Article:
Project description:Subsistence rice farmers in south-eastern Tanzania are often migratory, spending weeks or months tending to crops in distant fields along the river valleys and living in improvised structures known as Shamba huts, not fully protected from mosquitoes. These farmers also experience poor access to organized preventive and curative services due to long distances. Mosquito biting exposure in these rice fields, relative to main village residences was assessed, then a portable mosquito-proof hut was developed and tested for protecting these migratory farmers.Pair-wise mosquito surveys were conducted in four villages in Ulanga district, south-eastern Tanzania in 20 randomly-selected Shamba huts located in the distant rice fields and in 20 matched houses within the main villages, to assess biting densities and Plasmodium infection rates. A portable mosquito-proof hut was designed and tested in semi-field and field settings against Shamba hut replicas, and actual Shamba huts. Also, semi-structured interviews were conducted, timed-participant observations, and focus-group discussions to assess experiences and behaviours of the farmers regarding mosquito-bites and the mosquito-proof huts.There were equal numbers of mosquitoes in Shamba huts and main houses [RR (95% CI) 27 (25.1-31.2), and RR (95% CI) 30 (27.5-33.4)], respectively (P > 0.05). Huts having >1 occupant had more mosquitoes than those with just one occupant, regardless of site [RR (95% CI) 1.57 (1.30-1.9), P < 0.05]. Open eaves [RR (95% CI) 1.15 (1.08-1.23), P < 0.05] and absence of window shutters [RR (95% CI) 2.10 (1.91-2.31), P < 0.05] increased catches of malaria vectors. All Anopheles mosquitoes caught were negative for Plasmodium. Common night-time outdoor activities in the fields included cooking, eating, fetching water or firewood, washing dishes, bathing, and storytelling, mostly between 6 and 11 p.m., when mosquitoes were also biting most. The prototype hut provided 100% protection in semi-field and field settings, while blood-fed mosquitoes were recaptured in Shamba huts, even when occupants used permethrin-impregnated bed nets.Though equal numbers of mosquitoes were caught between main houses and normal Shamba huts, the higher proportions of blood-fed mosquitoes, reduced access to organized healthcare and reduced effectiveness of LLINs, may increase vulnerability of the itinerant farmers. The portable mosquito-proof hut offered sufficient protection against disease-transmitting mosquitoes. Such huts could be improved to expand protection for migratory farmers and possibly other disenfranchised communities.
Project description:BACKGROUND: Long-lasting insecticidal nets (LLINs) and indoor residual spraying (IRS) are commonly used together in the same households to improve malaria control despite inconsistent evidence on whether such combinations actually offer better protection than nets alone or IRS alone. METHODS: Comparative tests were conducted using experimental huts fitted with LLINs, untreated nets, IRS plus untreated nets, or combinations of LLINs and IRS, in an area where Anopheles arabiensis is the predominant malaria vector species. Three LLIN types, Olyset®, PermaNet 2.0® and Icon Life® nets and three IRS treatments, pirimiphos-methyl, DDT, and lambda cyhalothrin, were used singly or in combinations. We compared, number of mosquitoes entering huts, proportion and number killed, proportions prevented from blood-feeding, time when mosquitoes exited the huts, and proportions caught exiting. The tests were done for four months in dry season and another six months in wet season, each time using new intact nets. RESULTS: All the net types, used with or without IRS, prevented >99% of indoor mosquito bites. Adding PermaNet 2.0® and Icon Life®, but not Olyset® nets into huts with any IRS increased mortality of malaria vectors relative to IRS alone. However, of all IRS treatments, only pirimiphos-methyl significantly increased vector mortality relative to LLINs alone, though this increase was modest. Overall, median mortality of An. arabiensis caught in huts with any of the treatments did not exceed 29%. No treatment reduced entry of the vectors into huts, except for marginal reductions due to PermaNet 2.0® nets and DDT. More than 95% of all mosquitoes were caught in exit traps rather than inside huts. CONCLUSIONS: Where the main malaria vector is An. arabiensis, adding IRS into houses with intact pyrethroid LLINs does not enhance house-hold level protection except where the IRS employs non-pyrethroid insecticides such as pirimiphos-methyl, which can confer modest enhancements. In contrast, adding intact bednets onto IRS enhances protection by preventing mosquito blood-feeding (even if the nets are non-insecticidal) and by slightly increasing mosquito mortality (in case of LLINs). The primary mode of action of intact LLINs against An. arabiensis is clearly bite prevention rather than insecticidal activity. Therefore, where resources are limited, priority should be to ensure that everyone at risk consistently uses LLINs and that the nets are regularly replaced before being excessively torn. Measures that maximize bite prevention (e.g. proper net sizes to effectively cover sleeping spaces, stronger net fibres that resist tears and burns and net use practices that preserve net longevity), should be emphasized.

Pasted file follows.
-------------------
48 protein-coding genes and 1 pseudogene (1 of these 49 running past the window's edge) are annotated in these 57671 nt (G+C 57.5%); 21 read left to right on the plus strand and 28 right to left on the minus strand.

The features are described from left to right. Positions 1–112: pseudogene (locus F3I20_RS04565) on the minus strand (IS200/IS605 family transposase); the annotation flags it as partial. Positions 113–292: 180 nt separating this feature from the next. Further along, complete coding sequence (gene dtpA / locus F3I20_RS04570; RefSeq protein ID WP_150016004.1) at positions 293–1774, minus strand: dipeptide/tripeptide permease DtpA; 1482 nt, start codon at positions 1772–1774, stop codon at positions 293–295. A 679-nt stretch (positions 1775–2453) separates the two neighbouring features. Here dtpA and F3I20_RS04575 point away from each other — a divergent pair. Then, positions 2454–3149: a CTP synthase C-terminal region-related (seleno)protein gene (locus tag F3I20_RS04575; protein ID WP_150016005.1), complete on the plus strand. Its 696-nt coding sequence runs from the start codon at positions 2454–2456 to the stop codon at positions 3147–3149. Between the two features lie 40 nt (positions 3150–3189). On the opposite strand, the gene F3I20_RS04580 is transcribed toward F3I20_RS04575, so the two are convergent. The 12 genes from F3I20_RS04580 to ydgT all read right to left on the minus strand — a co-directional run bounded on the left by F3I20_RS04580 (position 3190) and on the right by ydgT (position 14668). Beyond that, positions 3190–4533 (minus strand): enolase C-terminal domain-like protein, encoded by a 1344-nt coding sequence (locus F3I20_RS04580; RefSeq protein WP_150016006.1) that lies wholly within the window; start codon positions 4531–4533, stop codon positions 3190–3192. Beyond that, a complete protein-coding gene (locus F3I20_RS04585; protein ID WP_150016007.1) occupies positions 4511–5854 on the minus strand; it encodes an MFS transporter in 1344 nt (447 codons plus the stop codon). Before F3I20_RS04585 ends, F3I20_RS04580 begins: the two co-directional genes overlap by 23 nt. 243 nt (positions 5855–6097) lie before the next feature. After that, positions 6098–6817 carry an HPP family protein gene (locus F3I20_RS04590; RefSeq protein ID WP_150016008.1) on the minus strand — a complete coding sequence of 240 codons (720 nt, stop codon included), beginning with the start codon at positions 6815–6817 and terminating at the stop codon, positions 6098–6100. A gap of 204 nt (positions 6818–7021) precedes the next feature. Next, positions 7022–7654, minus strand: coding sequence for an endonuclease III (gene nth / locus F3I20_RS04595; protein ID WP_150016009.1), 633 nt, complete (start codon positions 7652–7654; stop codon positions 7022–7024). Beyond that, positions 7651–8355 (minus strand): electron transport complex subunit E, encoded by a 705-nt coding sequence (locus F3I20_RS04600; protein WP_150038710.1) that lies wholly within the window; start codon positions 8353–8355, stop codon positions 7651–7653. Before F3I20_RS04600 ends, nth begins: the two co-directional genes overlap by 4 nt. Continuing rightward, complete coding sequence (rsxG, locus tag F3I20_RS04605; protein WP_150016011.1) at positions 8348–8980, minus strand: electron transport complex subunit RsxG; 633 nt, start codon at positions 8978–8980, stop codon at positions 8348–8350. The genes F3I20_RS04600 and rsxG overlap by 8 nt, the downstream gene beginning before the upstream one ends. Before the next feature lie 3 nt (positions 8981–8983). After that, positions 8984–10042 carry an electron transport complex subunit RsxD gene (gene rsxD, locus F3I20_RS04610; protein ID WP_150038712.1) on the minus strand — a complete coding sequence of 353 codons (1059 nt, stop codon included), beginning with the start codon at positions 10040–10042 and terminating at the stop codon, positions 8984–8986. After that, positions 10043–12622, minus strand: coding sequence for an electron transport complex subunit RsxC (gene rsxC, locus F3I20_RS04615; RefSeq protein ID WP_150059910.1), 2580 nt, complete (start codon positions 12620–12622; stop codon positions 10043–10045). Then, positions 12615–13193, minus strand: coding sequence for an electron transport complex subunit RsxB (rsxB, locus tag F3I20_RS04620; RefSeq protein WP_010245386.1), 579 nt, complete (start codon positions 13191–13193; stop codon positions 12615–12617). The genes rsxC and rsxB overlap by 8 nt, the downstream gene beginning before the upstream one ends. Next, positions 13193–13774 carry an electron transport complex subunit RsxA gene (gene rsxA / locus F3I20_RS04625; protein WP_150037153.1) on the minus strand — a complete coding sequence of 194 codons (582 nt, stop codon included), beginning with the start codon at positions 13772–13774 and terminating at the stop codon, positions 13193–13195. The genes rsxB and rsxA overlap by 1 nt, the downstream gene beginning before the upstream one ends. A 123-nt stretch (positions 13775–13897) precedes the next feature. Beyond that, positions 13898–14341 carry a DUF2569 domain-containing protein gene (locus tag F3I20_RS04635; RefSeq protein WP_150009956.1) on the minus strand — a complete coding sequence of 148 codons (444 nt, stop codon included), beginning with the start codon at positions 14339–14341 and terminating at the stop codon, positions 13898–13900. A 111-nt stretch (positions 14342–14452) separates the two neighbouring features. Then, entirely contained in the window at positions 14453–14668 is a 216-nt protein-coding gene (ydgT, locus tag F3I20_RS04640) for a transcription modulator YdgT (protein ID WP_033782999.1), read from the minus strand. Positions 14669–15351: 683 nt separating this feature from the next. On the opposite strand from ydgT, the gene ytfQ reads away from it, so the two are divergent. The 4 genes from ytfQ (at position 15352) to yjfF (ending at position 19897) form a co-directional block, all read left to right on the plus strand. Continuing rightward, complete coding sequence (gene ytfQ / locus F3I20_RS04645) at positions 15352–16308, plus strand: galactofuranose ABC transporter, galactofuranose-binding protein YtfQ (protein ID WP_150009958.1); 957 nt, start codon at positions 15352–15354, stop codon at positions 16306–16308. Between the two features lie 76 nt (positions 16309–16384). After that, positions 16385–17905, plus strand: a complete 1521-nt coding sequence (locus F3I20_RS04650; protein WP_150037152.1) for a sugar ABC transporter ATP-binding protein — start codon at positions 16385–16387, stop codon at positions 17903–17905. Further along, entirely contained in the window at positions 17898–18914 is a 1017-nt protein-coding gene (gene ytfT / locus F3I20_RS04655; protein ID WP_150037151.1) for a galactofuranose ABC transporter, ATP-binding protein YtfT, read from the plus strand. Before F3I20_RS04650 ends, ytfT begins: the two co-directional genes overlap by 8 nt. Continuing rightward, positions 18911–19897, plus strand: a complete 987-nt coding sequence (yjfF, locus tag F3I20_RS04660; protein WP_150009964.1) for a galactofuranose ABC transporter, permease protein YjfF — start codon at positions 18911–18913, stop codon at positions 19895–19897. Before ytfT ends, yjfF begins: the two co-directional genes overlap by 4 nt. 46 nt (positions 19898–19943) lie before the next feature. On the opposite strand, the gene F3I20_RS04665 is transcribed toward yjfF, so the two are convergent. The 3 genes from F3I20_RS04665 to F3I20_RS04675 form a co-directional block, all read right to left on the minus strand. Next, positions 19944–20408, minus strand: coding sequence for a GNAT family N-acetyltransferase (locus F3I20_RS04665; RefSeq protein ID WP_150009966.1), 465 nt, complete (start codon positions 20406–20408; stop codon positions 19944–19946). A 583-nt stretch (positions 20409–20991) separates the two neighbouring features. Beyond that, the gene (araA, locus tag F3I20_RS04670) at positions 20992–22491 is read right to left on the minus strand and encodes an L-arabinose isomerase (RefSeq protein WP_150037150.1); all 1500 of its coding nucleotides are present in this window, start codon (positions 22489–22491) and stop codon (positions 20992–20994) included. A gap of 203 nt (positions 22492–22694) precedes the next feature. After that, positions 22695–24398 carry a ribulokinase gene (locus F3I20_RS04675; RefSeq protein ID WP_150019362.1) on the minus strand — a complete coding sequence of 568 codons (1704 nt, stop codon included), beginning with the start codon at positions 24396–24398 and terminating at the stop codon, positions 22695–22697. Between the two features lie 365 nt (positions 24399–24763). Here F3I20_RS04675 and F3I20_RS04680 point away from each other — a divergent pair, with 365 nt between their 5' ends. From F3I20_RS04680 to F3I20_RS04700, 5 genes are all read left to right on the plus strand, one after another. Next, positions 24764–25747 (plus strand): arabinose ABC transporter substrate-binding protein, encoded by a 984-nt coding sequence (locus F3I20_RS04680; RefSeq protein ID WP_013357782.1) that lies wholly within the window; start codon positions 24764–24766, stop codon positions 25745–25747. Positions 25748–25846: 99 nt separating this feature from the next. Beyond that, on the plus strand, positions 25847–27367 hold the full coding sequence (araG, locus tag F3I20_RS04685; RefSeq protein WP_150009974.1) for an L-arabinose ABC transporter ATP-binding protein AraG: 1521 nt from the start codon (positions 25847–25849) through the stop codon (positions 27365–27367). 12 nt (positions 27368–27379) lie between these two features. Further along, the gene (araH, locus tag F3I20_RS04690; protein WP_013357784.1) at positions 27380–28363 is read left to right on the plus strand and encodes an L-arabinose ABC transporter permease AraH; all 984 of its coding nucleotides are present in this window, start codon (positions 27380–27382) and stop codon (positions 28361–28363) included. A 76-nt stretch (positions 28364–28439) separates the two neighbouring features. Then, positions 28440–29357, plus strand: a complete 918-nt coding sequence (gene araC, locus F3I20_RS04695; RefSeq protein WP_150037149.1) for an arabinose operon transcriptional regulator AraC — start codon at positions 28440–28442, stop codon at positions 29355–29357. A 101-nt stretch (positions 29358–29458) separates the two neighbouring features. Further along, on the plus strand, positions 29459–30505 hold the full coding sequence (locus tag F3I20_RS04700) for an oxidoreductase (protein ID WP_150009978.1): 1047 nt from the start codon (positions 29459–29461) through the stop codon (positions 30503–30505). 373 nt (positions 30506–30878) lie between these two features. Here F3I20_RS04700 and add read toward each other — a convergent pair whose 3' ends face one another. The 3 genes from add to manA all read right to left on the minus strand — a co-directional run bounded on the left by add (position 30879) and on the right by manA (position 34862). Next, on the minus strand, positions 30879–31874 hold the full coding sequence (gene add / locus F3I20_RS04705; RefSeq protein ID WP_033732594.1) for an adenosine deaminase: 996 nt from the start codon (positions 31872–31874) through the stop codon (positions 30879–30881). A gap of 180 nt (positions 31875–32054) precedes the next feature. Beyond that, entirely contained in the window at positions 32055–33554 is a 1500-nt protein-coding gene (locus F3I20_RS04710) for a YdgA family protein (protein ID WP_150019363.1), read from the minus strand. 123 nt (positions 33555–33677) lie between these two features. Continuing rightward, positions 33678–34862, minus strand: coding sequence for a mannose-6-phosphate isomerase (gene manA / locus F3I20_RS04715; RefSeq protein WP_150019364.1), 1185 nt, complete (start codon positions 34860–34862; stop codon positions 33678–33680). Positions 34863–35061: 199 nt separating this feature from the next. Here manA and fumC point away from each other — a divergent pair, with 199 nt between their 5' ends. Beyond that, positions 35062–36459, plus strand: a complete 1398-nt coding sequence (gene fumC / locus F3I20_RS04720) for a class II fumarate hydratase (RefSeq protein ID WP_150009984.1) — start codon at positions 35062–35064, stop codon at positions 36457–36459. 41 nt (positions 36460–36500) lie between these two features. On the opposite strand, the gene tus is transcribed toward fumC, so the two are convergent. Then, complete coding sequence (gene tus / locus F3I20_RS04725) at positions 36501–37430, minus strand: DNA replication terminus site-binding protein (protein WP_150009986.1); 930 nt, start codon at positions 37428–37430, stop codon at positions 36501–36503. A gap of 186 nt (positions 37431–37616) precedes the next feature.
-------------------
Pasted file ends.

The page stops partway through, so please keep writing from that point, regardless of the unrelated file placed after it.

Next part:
Project description:Malaria continues to place a disease burden on millions of people throughout the tropics, especially in sub-Saharan Africa. Although efforts to control mosquito populations and reduce human-vector contact, such as long-lasting insecticidal nets and indoor residual spraying, have led to significant decreases in malaria incidence, further progress is now threatened by the widespread development of physiological and behavioural insecticide-resistance as well as changes in the composition of vector populations. A mosquito-directed push-pull system based on the simultaneous use of attractive and repellent volatiles offers a complementary tool to existing vector-control methods. In this study, the combination of a trap baited with a five-compound attractant and a strip of net-fabric impregnated with micro-encapsulated repellent and placed in the eaves of houses, was tested in a malaria-endemic village in western Kenya. Using the repellent delta-undecalactone, mosquito house entry was reduced by more than 50%, while the traps caught high numbers of outdoor flying mosquitoes. Model simulations predict that, assuming area-wide coverage, the addition of such a push-pull system to existing prevention efforts will result in up to 20-fold reductions in the entomological inoculation rate. Reductions of such magnitude are also predicted when mosquitoes exhibit a high resistance against insecticides. We conclude that a push-pull system based on non-toxic volatiles provides an important addition to existing strategies for malaria prevention.